Small businesses across the US are experiencing a severe labor shortage, in response to a hearing held by the Small Business Subcommittee on Innovation, Entrepreneurship, and Workforce Development. The hearing, titled “Help Wanted: Exploring How Alternative Paths to Student Debt Can Help to Strengthen Small Business,” aimed to look at the labor shortage and explore potential solutions to assist small businesses recruit and retain staff.
In the course of the hearing, Meloni Raney, President and CEO of TEXO, addressed the perception issue with the development industry. She stated that many individuals view construction as a final resort profession option, which shouldn’t be only unfaithful but additionally a big barrier to entry for the industry. To combat this perception, TEXO works to indicate middle and highschool students the potential for a vibrant profession in construction, the salary ranges, and the opportunities available. Raney explained that TEXO puts individuals who appear to be the scholars in front of them to showcase that construction is open to anyone. TEXO starts engaging with students in middle school and follows them throughout their highschool journey to bring them into the industry.
Chairman Molinaro echoed Raney’s sentiments and stated that the present education structure shouldn’t be working and demoralizes a few of the brightest minds. He emphasized the necessity for alternative education structures that cater to different skill sets and interests. Rep. Ellzey highlighted the necessity for guidance counselors to guide students towards alternative profession paths, and Raney agreed, stating that constructing relationships with students and partnering with specific schools can result in success in recruiting and retaining staff.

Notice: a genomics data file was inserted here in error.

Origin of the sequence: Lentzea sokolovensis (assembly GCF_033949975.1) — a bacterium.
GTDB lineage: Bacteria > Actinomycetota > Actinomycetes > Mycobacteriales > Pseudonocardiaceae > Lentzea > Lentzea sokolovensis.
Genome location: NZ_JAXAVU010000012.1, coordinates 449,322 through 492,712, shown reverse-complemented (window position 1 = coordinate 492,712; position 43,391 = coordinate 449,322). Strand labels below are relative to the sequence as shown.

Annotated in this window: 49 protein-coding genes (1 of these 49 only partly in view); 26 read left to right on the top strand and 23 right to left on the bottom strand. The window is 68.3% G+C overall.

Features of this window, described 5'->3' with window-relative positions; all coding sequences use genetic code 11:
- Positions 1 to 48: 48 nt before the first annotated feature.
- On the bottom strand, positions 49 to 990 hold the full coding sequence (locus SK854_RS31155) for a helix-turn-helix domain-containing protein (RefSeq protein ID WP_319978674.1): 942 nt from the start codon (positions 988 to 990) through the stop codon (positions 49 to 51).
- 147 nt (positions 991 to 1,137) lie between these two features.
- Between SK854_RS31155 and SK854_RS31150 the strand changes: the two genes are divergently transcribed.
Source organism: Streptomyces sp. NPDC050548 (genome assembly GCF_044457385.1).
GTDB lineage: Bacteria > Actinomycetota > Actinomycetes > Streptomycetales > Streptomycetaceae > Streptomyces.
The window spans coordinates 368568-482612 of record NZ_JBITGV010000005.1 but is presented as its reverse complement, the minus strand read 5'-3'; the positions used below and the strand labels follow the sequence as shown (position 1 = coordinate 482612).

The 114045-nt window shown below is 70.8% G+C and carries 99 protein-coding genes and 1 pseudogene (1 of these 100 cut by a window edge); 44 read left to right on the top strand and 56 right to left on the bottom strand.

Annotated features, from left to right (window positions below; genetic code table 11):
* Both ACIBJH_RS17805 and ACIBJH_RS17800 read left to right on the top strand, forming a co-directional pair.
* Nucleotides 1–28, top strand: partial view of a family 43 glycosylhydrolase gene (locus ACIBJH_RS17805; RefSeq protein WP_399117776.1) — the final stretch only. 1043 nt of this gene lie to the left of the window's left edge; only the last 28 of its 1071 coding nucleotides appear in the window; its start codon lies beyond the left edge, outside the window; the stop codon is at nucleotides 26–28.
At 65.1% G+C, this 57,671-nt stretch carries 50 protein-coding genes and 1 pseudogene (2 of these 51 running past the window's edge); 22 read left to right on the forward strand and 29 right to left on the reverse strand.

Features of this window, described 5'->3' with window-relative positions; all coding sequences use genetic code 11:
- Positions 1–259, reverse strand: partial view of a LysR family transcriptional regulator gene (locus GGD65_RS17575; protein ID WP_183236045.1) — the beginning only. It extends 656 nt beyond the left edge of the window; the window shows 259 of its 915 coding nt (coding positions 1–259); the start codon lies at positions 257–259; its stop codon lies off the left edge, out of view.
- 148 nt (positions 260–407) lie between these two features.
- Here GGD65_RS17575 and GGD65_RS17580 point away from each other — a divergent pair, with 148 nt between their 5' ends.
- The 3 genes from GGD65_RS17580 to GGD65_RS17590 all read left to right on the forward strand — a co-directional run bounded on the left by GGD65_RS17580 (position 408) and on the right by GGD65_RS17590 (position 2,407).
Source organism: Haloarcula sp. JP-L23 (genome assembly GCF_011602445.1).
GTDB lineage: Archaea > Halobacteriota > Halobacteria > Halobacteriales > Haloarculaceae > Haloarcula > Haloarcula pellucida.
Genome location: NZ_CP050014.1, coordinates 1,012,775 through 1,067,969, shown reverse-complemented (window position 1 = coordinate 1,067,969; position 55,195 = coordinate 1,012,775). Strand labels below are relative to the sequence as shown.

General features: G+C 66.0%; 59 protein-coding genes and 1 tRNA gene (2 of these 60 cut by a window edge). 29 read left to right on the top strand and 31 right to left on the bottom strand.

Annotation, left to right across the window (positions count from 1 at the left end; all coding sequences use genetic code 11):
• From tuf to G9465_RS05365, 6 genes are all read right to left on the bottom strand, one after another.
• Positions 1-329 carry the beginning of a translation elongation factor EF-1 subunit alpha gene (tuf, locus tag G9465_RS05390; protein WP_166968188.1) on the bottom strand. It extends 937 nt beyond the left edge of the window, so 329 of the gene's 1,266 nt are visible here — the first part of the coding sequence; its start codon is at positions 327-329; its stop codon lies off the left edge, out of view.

Chairman Williams brought up the difficulty of occupational licensing, which might turn into a barrier to entry for certain individuals in search of to enter specific profession paths. Ms. Patrice Onwuka explained that occupational licensing is a state-level issue that may prevent immigrants, individuals with criminal records, and military spouses from participating in certain occupations. Chairman Williams emphasized the necessity to handle these credentialing issues and fill the gap within the labor market to finish the circle of the economy and business.
The hearing highlighted the numerous impact of the present labor shortage on small businesses across the country and the necessity for alternative education structures and policies that support different profession paths and address credentialing barriers. Subcommittee Chairman Molinaro expressed his commitment to developing commonsense solutions that help small businesses recruit and retain staff. The witnesses offered helpful insights, and their testimonies may inform future policy decisions that may gain advantage small businesses and the economy as an entire.
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